US 4814544 A
Normal butane is isomerized to isobutane by means of a catalyst composition consisting essentially of 95 to 99 weight percent fluorosulfuric acid and 1 to 5 weight percent of a protic co-acid selected from the group consisting of hydrogen fluoride, sulfuric acid, trifluoromethanesulfonic acid and mixtures thereof. The isomerization is carried out under low temperatures and at short contact times.
1. A process for liquid-phase isomerization of normal butane ot isobtuane which consists essentially of contacting normal butane at temperatures less than 50° C. for a period of time less than 30 minutes with a catalyst composition consisting essentially of 95 to 99 weight percent fluoresulfuric acid and 1 to 5 weight percent trifluoromethanesulfonic acid, and thereafter recovering isobutane.
2. A process for liquid-phase isomerization of normal butane to isobutane which consists essentially of contacting normal butane at temperature less than 50° C. for a period of time less than 30 minutes with a catalyst composition consisting essentially of 95 to 99 weight percent fluorosulfuric acid and 1 to 5 weight percent sulfuric acid, and thereafter recovering isobutane.
3. The process of any one of claims 1 or 2 wherein the temperature ranges from 10° C. to 30° C. for a period of time ranging from 30 seconds to 5 minutes.
4. The process of any one of claims 1 or 2 wherein the isomerization is carried out in a continuous manner.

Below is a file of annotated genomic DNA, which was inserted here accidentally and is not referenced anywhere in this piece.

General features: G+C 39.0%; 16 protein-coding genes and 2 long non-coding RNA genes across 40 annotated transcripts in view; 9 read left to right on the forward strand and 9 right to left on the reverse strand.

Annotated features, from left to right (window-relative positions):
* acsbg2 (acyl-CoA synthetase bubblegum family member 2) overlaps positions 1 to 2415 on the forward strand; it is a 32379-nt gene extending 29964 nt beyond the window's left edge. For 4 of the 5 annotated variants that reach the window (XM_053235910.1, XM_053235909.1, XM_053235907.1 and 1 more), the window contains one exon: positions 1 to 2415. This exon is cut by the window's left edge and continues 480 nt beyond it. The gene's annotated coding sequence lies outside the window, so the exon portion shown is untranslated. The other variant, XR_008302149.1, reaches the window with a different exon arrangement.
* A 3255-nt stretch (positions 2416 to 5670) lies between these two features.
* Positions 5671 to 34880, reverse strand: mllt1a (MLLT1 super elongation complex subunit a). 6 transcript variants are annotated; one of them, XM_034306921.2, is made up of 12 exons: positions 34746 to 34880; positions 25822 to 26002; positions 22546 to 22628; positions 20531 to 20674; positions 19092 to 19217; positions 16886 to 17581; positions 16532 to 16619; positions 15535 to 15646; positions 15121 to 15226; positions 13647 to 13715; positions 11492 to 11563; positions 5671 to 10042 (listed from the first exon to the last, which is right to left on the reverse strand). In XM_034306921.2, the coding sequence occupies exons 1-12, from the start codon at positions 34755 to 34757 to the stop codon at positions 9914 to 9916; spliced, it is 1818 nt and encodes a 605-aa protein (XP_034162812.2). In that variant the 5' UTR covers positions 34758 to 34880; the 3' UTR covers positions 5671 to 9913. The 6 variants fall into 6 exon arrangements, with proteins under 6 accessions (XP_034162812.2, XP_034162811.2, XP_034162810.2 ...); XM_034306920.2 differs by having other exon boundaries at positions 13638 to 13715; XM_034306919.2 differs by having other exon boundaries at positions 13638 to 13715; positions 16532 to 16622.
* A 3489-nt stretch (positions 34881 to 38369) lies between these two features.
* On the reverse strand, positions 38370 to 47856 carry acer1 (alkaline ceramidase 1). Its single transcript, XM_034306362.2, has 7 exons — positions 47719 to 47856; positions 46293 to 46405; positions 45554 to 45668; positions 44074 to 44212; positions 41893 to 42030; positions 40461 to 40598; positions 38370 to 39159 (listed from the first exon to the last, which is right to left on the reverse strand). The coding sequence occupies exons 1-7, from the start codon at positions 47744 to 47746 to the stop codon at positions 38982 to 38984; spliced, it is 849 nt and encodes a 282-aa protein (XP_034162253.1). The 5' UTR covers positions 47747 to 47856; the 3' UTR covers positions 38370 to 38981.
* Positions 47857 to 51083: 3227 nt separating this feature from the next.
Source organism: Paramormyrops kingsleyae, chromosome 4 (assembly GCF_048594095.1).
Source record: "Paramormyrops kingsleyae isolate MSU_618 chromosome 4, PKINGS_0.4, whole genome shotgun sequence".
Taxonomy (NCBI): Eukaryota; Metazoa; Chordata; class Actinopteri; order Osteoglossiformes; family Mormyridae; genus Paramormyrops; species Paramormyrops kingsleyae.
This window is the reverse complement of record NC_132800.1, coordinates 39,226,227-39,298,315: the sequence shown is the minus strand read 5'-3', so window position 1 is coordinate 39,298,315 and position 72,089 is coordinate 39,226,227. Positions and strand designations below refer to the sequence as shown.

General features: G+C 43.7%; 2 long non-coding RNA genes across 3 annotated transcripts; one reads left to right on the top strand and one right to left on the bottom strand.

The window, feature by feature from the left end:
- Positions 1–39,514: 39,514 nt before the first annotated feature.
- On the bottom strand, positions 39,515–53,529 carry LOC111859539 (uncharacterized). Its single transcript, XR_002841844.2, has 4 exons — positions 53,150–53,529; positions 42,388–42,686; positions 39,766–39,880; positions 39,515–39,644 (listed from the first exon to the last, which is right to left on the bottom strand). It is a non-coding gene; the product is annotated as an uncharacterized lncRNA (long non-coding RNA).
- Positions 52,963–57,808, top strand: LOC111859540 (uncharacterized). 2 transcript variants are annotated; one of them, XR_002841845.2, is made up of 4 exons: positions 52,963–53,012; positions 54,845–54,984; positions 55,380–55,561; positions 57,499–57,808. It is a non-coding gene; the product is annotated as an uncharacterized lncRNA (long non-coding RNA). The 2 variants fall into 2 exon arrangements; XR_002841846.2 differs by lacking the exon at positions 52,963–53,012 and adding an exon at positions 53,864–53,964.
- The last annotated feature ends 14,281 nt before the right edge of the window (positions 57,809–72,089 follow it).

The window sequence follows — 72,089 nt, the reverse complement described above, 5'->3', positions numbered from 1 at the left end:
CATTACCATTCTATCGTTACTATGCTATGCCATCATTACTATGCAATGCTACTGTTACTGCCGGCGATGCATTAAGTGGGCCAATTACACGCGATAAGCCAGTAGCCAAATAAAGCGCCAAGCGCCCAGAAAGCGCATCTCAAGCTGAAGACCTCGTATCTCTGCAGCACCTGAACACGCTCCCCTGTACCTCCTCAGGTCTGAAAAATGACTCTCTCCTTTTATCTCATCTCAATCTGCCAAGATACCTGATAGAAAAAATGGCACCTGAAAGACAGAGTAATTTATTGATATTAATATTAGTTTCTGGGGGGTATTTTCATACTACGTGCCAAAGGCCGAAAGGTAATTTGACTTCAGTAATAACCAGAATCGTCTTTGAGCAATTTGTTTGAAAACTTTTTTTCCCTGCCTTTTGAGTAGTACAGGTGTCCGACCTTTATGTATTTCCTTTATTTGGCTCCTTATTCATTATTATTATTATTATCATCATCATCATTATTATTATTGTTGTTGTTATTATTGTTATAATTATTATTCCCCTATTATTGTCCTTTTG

5. The proces of claim 3 wherein a C2- C10 olefin is added to the butane charge stock in amounts ranging from aobut 0.05 to 10 percent by weight based on the charge stock for the purpose of providing an equilibrium concentraiton of cations duirng the isomerization reaction and thereby minimizing decreased catalyst activity.
6. The process of claim 4 wherein a C2 -C10 olefin is added to the butane charge stock in amounts ranging from about 0.05 to 10 percent by weight based on the charge stock for the purpose of providing an equilibrium concentration of cations during the isomerization reaction and thereby minimizing decreased catalyst activity.
7. The process of claim 5 wherein butylene is added to the feedstock in an amount ranging from about 1 to 5 percent by weight.
8. The process of claim 6 wherein butylene is added to the feedstock in an amount ranging from about 1 to 5 percent by weight.
9. A prpocess for liquid-phase isomerization of normal butane to isobutane which consists essentially of contacting butane charge stock and a C2 -C10 olefin added to the butane charge stock in amouts ranging from about 0.05 to 10% by weight based on the charge stock for the purpose of providing an equilibrium concentration of cations during the isomerization reaction and thereby minimizing decreased catalyst activity at a temperature from 10° C. to 30° C. for a period of time ranging from 30 second to 5 minutes with a catlyst composition consisting essentially of 95 to 99 wt. % fluorosulfuric acid and 1 to 5 wt. % of protic co-acid selected from the group consisting of hydrogen fluoride, sulfuric acid, trifluiormethyanesulfonic acid, and mixtures thereof, and thereafter rcovering isobutane.
10. A continuous process for liquid-phase isomeriation of normal butane to isobutane which consists essentially of contacting butane charge stock and a C2 -C10 olefin added to the butane charge stock in amounts ranging from about 0.05 to 10% by weight based on the charge stock for the purpose of providing an equilibrium concentration of cations during the isomerization reaction and thereby minimizing decreased catalyst activity at temperature less than 50° C. for a period of time less than 30 minutes with a catalyst composition consisiting essentially of 95 to 99 wt. % fluoresulfuric acid and 1 to 5 wt. % of a protic co-acid selected from the group consisting of hydrogen fluoride, sulfuric acid, trifluoromethanesulfonic acid, and mixtures thereof, and thereafter recovering isobutane.